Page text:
Sandeep Prabhu, DPT, OCS: The Beauty of Human Movement
“I’m fascinated by the human body and the way it moves, and also by its ability to heal itself, to repair itself.”
That's the beauty of human movement. I am fascinated by the human body and the way it moves and also its ability to heal itself, its ability to repair itself. Physical therapy is one of those unique things that has the potential to not just address the diagnosis, but also to enrich somebody's life.
A physical therapist is a movement specialist, a body mechanic. My job is to understand the individual, how they are designed. I work with patients who come to me with chronic pain, people who are undergoing surgeries, procedures who have not been able to function like they're supposed to over a long period of time. They want to get better, but they don't know how.
It is step-by-step process. It takes undoing the damage that they have done to themselves over a period of time and then laying the foundation for them to get better and do more. My teachers at Touro made me a better therapist and a better clinician. They are so passionate about their work and passionate about teaching that it rubs off on you.
I have learned one size does not fit all. Each person is unique. That's why it's important to treat each person individually. I am able to teach them about their body and teach them things that they can do with their lives that they thought they would not be able to. Amazing things happen every day in physical therapy.
“PT has the potential not just to heal the diagnosis, but to enrich somebody’s life,” begins Sandeep Prabhu, DPT, a 2015 graduate of Touro’s School of Health Sciences Orthopedic Physical Therapy Residency (OPTR) Program. “My job is to understand the way an individual is designed. I’ve learned that there’s no one-size-fits-all in PT.”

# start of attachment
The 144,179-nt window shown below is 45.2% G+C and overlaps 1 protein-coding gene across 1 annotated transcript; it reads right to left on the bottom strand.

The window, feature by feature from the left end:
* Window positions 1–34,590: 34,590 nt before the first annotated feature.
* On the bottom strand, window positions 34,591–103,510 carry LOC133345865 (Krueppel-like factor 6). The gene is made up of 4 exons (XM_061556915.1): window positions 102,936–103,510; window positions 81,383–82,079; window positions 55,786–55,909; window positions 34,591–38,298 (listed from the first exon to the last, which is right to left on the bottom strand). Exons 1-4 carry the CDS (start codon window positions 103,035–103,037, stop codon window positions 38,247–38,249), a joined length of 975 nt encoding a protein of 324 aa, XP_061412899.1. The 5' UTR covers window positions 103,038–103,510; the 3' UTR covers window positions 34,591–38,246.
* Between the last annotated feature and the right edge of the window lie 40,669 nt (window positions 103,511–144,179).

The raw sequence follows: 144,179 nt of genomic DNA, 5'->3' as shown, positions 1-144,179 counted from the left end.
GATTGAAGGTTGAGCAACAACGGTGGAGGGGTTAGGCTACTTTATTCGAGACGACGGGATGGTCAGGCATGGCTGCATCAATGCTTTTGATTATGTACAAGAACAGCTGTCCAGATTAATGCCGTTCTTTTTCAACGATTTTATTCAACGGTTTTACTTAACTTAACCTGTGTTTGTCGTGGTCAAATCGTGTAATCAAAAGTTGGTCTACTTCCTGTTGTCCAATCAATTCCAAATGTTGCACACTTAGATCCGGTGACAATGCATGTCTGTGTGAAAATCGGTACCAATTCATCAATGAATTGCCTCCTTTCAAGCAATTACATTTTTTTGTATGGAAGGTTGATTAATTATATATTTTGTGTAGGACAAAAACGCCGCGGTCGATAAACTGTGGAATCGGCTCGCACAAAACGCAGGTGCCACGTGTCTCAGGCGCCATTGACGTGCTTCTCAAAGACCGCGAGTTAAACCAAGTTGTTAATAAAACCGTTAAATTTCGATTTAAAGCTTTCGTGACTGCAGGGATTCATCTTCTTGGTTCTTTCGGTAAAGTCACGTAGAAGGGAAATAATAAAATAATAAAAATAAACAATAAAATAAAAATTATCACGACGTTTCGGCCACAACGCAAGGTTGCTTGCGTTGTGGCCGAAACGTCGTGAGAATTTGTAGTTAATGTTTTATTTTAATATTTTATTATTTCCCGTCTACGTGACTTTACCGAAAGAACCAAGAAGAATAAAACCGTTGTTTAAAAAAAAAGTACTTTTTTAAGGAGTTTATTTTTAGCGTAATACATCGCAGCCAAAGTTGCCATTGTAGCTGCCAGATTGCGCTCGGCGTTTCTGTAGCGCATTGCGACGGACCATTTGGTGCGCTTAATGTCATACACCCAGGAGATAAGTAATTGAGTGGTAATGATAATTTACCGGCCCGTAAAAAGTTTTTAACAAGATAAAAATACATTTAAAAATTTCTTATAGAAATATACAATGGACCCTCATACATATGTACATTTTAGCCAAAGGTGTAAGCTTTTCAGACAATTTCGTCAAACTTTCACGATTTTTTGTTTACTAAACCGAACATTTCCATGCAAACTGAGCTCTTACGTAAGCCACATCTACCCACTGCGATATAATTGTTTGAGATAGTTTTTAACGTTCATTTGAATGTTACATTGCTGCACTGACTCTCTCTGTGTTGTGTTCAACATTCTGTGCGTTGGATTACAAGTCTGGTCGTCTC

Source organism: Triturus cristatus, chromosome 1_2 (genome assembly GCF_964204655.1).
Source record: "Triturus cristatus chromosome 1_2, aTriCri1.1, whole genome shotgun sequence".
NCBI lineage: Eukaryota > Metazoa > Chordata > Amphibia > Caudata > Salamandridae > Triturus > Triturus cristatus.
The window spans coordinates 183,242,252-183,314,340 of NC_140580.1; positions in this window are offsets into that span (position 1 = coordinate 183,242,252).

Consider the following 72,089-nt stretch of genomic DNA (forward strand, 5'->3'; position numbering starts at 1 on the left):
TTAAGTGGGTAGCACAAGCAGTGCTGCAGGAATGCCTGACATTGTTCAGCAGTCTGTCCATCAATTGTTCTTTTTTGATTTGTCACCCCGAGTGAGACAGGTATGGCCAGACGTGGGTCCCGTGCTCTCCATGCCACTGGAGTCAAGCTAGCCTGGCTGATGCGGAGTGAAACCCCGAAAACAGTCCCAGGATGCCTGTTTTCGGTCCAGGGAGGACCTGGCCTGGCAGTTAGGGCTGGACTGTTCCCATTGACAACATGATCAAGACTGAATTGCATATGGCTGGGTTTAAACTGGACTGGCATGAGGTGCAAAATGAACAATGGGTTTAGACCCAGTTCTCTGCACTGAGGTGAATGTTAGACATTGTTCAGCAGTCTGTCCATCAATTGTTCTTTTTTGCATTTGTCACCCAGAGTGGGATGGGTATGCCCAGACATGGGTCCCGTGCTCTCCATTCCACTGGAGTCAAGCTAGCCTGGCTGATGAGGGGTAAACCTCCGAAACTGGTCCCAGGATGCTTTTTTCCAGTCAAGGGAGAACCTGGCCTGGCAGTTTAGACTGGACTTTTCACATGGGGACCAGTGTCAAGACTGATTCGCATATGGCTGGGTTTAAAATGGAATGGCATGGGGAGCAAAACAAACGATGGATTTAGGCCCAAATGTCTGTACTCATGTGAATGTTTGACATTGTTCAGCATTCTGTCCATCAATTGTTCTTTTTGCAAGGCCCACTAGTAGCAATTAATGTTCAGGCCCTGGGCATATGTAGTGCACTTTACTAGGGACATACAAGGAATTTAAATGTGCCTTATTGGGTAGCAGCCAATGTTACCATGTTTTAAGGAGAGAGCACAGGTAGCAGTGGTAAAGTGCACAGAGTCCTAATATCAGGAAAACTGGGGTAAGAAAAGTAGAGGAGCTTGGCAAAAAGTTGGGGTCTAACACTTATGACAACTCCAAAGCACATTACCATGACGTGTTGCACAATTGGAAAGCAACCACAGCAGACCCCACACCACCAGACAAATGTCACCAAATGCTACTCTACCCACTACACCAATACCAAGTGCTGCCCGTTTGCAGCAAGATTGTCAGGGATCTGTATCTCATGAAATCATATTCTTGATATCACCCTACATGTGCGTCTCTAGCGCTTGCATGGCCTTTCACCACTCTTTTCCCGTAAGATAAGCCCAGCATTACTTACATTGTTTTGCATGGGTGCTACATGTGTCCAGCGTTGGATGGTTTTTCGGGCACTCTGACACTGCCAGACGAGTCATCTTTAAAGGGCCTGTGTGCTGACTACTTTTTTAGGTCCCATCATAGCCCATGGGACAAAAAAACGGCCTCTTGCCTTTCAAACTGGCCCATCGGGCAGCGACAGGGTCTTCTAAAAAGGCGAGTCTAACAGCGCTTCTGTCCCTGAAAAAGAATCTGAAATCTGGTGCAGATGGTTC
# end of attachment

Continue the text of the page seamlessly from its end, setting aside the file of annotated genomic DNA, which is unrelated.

Dr. Prabhu, who calls himself a “body mechanic,” now works as a physical therapist at New York Spine and Sport Rehabilitation Medicine (NYSSRB). Many of Sandeep’s clients have chronic pain due to an injury, and/or they’ve recently undergone a surgery. Their functioning having been impaired for quite some time, they come to him for pain relief and/or to regain their ability for movement. “It takes undoing the damage that’s been done over a period of time and then laying the foundation for them to get better,” he says.
Dr. Prabhu, who grew up in India, became interested in the field when he was just a child. He spent much of his youth watching physical therapists help his grandfather—who had suffered a stroke—recover. “I was amazed at what my grandfather was able to do after therapy,” he remembers.
Before enrolling in Touro, Dr. Prabhu completed his Master’s degree in Movement Science at Teachers College Columbia University, where he became involved in research and published a paper in The Journal of Development Medicine and Child Neurology.
When he first began working at NYSSRB, he decided he wanted to expand, and improve, his repertoire of PT skills. That’s when he found out about Touro’s School of Health Sciences’ OPTR Program. “My teachers at Touro have made me into a better therapist and a better clinician. They’re so passionate about their work, and their teaching, that it rubs off on you.”
This is Dr. Prabhu’s story.